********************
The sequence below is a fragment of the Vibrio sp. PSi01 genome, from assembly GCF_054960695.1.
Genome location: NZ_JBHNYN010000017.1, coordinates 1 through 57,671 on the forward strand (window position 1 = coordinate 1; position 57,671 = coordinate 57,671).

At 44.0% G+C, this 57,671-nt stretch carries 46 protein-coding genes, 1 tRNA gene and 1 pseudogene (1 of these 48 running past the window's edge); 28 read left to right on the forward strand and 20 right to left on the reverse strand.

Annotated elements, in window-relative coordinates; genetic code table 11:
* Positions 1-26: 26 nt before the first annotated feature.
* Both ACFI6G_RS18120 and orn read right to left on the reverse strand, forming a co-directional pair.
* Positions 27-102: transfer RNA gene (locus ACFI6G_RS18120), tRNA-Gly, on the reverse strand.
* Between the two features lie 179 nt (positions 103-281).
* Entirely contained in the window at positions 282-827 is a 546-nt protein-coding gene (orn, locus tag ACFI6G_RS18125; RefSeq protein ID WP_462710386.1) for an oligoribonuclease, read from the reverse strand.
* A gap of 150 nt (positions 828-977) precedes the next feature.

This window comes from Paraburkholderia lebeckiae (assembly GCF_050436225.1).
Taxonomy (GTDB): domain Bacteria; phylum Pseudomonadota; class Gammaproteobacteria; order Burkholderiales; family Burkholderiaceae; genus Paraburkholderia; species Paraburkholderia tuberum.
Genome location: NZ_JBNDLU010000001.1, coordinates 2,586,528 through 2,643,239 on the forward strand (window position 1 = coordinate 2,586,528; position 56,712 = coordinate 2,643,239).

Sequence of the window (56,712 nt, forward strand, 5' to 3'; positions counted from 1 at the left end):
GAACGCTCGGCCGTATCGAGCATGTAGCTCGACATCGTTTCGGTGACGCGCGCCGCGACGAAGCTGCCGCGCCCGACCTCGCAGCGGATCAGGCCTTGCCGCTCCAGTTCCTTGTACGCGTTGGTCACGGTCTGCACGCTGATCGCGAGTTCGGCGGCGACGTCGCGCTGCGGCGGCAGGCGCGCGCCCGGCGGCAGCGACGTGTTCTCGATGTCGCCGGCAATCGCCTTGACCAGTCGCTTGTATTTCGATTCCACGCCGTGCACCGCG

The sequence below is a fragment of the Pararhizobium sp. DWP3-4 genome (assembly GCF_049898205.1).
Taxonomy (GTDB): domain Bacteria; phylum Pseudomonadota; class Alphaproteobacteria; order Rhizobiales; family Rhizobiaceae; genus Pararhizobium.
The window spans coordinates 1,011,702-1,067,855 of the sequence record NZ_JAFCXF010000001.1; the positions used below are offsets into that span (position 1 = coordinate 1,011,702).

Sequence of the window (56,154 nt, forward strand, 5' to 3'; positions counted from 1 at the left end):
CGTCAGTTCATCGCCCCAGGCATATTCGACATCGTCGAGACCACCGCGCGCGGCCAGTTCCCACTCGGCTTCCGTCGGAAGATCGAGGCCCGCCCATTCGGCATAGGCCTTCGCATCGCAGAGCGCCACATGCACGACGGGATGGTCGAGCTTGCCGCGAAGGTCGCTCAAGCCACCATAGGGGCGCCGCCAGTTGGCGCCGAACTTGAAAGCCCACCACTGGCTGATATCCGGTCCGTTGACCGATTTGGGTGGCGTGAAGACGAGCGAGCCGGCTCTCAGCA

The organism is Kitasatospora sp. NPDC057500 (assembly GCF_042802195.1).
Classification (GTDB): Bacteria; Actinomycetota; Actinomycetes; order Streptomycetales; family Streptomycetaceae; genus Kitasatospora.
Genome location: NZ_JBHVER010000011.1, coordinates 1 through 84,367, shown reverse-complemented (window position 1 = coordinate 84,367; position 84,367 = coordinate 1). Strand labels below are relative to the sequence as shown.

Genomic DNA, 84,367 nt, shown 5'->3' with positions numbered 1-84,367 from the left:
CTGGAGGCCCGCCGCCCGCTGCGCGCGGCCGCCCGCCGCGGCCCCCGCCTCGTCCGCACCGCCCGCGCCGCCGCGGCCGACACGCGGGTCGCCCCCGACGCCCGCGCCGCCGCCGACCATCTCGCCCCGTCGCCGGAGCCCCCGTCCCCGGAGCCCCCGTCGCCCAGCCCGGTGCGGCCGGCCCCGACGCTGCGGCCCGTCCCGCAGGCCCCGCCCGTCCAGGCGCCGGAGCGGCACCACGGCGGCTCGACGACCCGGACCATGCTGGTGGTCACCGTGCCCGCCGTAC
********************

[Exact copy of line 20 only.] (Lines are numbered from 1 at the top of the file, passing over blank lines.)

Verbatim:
CGTCAGTTCATCGCCCCAGGCATATTCGACATCGTCGAGACCACCGCGCGCGGCCAGTTCCCACTCGGCTTCCGTCGGAAGATCGAGGCCCGCCCATTCGGCATAGGCCTTCGCATCGCAGAGCGCCACATGCACGACGGGATGGTCGAGCTTGCCGCGAAGGTCGCTCAAGCCACCATAGGGGCGCCGCCAGTTGGCGCCGAACTTGAAAGCCCACCACTGGCTGATATCCGGTCCGTTGACCGATTTGGGTGGCGTGAAGACGAGCGAGCCGGCTCTCAGCA